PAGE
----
By Chris Robley on The DIY Musician Blog
After much anticipation, YouTube has just announced the launch of its subscription streaming service: YouTube Music Key. YouTube Music Key, available in the US and 6 European countries, will let subscribers listen to ad-free music (including full albums in high quality audio) AND watch music videos — even when offline — for $9.99/month (though the introductory price is $7.99). And YOUR music (and “Art Tracks” videos) could be available on YouTube Music Key soon!
Serving the Super Fan was a common theme among last week’s SF Music Tech Summit panelists, entrepreneurs, and attendee’s alike. With the topography of the music industry shifting seismically, maintaining your competitive edge can be a daunting challenge. More and more bands are turning to viral marketing by way of their fans. How? By turning events into experiences.
By Janelle Rogers on Sonicbids Blog
When I built my first press list, I put every small town paper on there, including journalists who covered genres we would never consider promoting. Since then, I've created press lists with 500 media contacts and ones with as few as 50. One thing I’ve learned is that your results with a small, highly targeted, and individualized list are just as great as one that has every media contact under the sun. I’ve never believed in the "throw it at the wall and see if it sticks" approach. It's an inconsiderate use of time for everyone involved: the journalist, publicist, and band members. Today at Green Light Go Publicity, we ask ourselves these four questions before adding a new outlet to our press list.
By Hugh McIntyre on Sonicbids Blog
Social media has become more than just a fun leisure activity or way to keep in touch with friends and family; it's become everything – and the only thing – that matters in many cases. If you're a musician or band, I'd be willing to bet that these days no one cares about your newsletter, but they do follow you on Twitter and Facebook. Twitter is especially great, as it can be very different things for different people, depending on where they are in their careers.
One of the reasons folks like me can consistently work in music marketing is largely due to the fact that the digital landscape is constantly changing. It's constantly in flux with new media platforms appearing a few times a year and others fading into obscurity. In that kind of changing environment, it's all about staying current and concise.
By Max Porter at CallFire.
With less than 10 percent of Facebook posts, and possibly less tweets, ever viewed, text messages have an open rate estimated at 98 percent and 90 percent texts are read within 3 minutes of being received. With numbers like that, it’s hard not to wonder what kind of potential SMS campaigns could see in the hip-hop industry.
By Angela Mastrogiacomo of MuddyPawPR.com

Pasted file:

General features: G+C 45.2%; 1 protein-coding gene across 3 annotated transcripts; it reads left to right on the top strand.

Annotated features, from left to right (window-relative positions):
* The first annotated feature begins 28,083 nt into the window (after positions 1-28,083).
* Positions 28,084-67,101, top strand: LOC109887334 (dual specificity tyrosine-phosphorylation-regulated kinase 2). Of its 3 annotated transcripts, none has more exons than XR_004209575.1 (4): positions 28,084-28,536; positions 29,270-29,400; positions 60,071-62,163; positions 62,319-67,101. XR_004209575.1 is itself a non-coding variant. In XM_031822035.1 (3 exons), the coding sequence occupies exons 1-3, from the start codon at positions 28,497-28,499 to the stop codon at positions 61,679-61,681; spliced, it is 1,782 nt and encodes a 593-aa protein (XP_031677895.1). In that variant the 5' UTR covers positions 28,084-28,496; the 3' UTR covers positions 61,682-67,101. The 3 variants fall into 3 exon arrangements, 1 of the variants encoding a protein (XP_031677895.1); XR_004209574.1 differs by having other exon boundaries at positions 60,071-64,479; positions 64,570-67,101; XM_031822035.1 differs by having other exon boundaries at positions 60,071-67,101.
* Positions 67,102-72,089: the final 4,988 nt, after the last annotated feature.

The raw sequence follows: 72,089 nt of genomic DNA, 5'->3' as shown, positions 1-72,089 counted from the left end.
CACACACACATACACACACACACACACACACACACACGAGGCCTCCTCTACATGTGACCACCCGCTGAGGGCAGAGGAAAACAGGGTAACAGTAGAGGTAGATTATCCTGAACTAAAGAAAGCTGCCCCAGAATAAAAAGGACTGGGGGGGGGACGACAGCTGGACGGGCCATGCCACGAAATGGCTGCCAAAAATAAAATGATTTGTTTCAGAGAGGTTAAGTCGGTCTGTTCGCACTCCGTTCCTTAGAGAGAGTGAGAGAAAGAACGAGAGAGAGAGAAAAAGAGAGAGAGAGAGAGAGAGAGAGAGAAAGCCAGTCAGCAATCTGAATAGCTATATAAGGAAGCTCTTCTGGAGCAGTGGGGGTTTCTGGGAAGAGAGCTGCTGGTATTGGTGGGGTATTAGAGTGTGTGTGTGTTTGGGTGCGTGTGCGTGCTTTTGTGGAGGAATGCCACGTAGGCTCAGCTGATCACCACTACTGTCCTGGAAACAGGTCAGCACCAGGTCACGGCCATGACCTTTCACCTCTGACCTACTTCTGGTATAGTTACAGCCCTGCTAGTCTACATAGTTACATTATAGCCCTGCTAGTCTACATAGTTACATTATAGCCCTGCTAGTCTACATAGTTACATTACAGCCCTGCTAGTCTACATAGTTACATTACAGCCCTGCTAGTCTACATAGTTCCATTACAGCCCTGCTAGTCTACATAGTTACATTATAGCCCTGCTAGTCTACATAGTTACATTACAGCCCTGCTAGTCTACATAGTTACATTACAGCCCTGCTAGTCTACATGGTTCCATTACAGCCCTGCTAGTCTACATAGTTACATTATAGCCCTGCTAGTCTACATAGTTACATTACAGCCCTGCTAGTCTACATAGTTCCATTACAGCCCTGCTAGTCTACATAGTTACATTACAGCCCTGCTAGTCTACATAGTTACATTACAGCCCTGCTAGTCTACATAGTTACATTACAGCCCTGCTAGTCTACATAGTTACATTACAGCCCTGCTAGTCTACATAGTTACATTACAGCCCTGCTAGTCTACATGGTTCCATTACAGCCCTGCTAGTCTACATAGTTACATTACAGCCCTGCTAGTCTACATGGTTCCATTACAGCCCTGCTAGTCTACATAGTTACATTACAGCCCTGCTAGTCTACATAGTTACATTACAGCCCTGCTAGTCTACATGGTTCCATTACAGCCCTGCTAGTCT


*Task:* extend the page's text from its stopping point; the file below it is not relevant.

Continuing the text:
As a publicist, one of the first questions I ask potential clients is “what do you view as a successful campaign?” This is crucial because it lets me know where their heads are at, and how our visions are going to align. Believe it or not, things like “We’d like to be on Rolling Stone” or “We’d like to have 1,000 more Facebook likes by the end of 3 months” is not all that uncommon to hear.
When the music industry and the law are placed in the same sentence, it is usually accompanied with the word "unfair." It began in the late 90s with illegal file sharing on sites like Napster and Limewire. Then, in 2005 YouTube busted the door open on the unwavered use digital copyrighted material when millions of users posted videos of their favorite music. Legislation such as the Digital Millenium Copyright Act (DMCA) have laid the groundwork for how digital media can be regulated used on the internet. However, there is still a lot of unchartered territory on how digital property can be used and shared by consumers. Thankfully, in the midst of all the legal jargon, Cherie Johnson gives simplicity to using music legally to liven up your next YouTube video.
The SF Music Tech Summit is upon us and we couldn't be more thrilled to be back! Tomorrow's conference is loaded with expertly curated info-sessions and panel discussions led and/or moderated by some of the industry's top leaders and influencers. We will be covering the conference and taking advantage of the opportunity to meet and network throughout the day - want to say hello? We'd love that!
Young people prize “access over ownership”. This sounds like the kind of thing a digital music strategist like myself would be saying to support streaming services like Spotify. However, that’s not where the quote comes from. This was said by Sheryl Connelly, who is the head of Global Trends and Futuring for the Ford Motor Company. That quote was in reference to cars and was made two years ago in an article in The Atlantic. If the access model is affecting the business model of automobiles, what chance does the music business have to change that tide?